What’s unfortunate is how our expectations have shifted. We are in a warped world; where tax cuts for the rich have been extended while extensive budget cuts are on the table. In this twisted environment, you just want to breathe a sigh of relief that education for K-12 didn’t get placed on the chopping block. (The same can’t be said for higher ed). Meanwhile, this shift right may dull the sharp eye we need to understand and improve what actually is being funded. In this game the new radical right has won because real transformative conversations will never take place. We’ll have to save that Valentine wish for another year.

Friday, February 11, 2011

On Your Marks, Get Set, Reauthorize!

Jack writes on the first rumblings on Capitol Hill of a move toward ESEA reauthorization in 2011:

The House Education and Workforce Committee held its first hearing of the new year on ESEA reauthorization yesterday. Entitled "Education in the Nation: Examining the Challenges and Opportunities Facing America's Classrooms," the hearing featured expert testimony from former Arizona Superintendent and GOP policy consultant Lisa Graham Keegan, Indiana's Superintendent of Public Instruction Dr. Tony Bennett, Andrew Coulson of the Cato Institute, and Dr.Ted Mitchell of the New Schools Venture Fund.

"Government is the Problem"
As noted in the Washington Post's Answer Sheet, these experts have a whopping nine years of teaching experience between them and generally pushed for a conservative approach to education reform. In particular, Mr. Coulson’s testimony centered on an argument that Federal spending on education has done virtually nothing to improve math and science test scores or close the achievement gap over the past fifty years. His data is interesting, but the conclusion that the Federal role in education should be axed comes off as quaint. 

Ms. Keegan and Dr. Mitchell forwarded a similar approach of just “getting out of the way” of local and state authorities. They both argued for more charter schools and greater local control. They also applauded the Obama Administration’s Race to the Top scramble for cash, as well as parent trigger laws. Finally, Dr. Bennett laid out a strategy for reform based on three ideas: 1) Identify and reward excellent teachers and principals, 2) Enforce school accountability but allow flexibility for low-performing schools, 3) Give families a “voice” in education through school choice and trigger laws.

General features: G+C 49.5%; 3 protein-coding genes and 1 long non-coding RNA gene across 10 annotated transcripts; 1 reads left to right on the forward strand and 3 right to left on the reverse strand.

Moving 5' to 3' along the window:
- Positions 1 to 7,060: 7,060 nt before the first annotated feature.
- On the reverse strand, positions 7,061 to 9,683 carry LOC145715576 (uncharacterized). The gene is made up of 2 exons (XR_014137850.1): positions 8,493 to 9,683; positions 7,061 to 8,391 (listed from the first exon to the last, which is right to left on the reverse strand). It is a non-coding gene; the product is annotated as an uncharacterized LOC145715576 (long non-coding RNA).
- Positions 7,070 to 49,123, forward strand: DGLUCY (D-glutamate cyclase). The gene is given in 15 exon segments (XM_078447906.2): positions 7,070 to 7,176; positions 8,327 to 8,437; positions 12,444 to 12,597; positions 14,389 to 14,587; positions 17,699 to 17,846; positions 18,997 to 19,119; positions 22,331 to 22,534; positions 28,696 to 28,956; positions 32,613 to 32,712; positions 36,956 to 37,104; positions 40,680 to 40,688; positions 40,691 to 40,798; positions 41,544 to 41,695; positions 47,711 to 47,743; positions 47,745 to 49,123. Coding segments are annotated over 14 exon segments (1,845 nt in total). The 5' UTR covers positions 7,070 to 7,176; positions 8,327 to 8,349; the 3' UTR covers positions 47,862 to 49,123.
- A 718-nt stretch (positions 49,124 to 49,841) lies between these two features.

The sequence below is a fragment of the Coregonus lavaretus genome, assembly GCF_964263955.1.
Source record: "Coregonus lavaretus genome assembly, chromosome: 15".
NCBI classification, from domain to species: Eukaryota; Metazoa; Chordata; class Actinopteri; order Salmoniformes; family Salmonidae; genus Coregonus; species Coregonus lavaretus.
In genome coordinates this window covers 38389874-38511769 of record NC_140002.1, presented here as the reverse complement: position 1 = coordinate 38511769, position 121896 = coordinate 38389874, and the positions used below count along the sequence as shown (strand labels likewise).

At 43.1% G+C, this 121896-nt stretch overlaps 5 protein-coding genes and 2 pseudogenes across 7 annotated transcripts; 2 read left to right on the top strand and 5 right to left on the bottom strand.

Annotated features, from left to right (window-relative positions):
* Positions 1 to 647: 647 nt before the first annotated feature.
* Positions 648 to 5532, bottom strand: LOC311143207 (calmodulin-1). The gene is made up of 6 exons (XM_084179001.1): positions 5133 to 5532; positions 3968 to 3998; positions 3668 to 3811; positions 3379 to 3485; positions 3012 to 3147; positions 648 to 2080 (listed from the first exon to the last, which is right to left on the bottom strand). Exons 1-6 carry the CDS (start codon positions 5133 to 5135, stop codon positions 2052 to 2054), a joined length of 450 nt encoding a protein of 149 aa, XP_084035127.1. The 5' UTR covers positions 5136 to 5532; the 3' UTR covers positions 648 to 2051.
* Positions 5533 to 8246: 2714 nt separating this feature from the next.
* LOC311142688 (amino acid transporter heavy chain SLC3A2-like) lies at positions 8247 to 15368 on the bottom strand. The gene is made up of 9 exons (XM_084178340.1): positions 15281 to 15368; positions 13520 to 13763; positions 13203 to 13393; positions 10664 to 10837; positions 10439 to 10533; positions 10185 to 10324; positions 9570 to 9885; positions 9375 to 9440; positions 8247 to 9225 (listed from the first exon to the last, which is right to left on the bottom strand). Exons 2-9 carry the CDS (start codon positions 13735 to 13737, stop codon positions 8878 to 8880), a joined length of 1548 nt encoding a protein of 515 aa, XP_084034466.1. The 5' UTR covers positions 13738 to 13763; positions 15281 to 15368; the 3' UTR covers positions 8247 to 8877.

No Silver Bullet
At the end of the day, that’s the picture of education reform under the new Republican House: less Federal “meddling” and more innovation through school choice and local control. Again, these things don’t sound particularly nefarious at first, but they conceal a deeper thesis that we can solve the problems of the public education system in this country by gradually dismantling it. 

I admit it, I’m skeptical of the push for more charter schools. I know it's not the cool thing to say right now, but I’m just not sure we have enough information yet to determine that a charterization of the American public education system is the silver bullet it's marketed to be. I also think that government, when operating transparently and concertedly, can do and has done some very important things in education. Red flags go up for me when I hear folks say, “Let’s just get government out of our way.” That usually means we’re going to deregulate and defund and let the market decide who gets shiny new schools and who gets the dregs. 

Curious Tensions
On that note, this was just the first of many hearings that will be taking place over the next few months. Steam does seem to be gathering for a 2011 reauthorization of ESEA, but it’s clear this will be the kind of “dialogue” we’ll be hearing on Capitol Hill. It’s also clear there’s some definite tension between the Republican and Democratic wings of the committee that might hamper the process. 

Finally, it’s worth noting that as in 1994, the Republicans have renamed the committee from “Education and Labor” to “Education and Workforce.” The L-word never sat well with the GOP for some reason. Also, check out the revamped committee website complete with an anti-Obama news feed (the Dems have kept their own separate website). It’s good for a chuckle if you’re into the whole partisan thing.

Tuesday, February 8, 2011

Integration, ending with a national whimper.

Amina writes on the re-segregation vote in Wake County, NC public schools:

Wake County, NC’s school board voted to end their integration scheme. Their income -based approach was targeted to keep students from low income households to below 40% in a school. Students were bused to achieve greater diversity.  Though the 40% mark was not always met, it’s been viewed as a success in increasing racial and income diversity.

It Spreads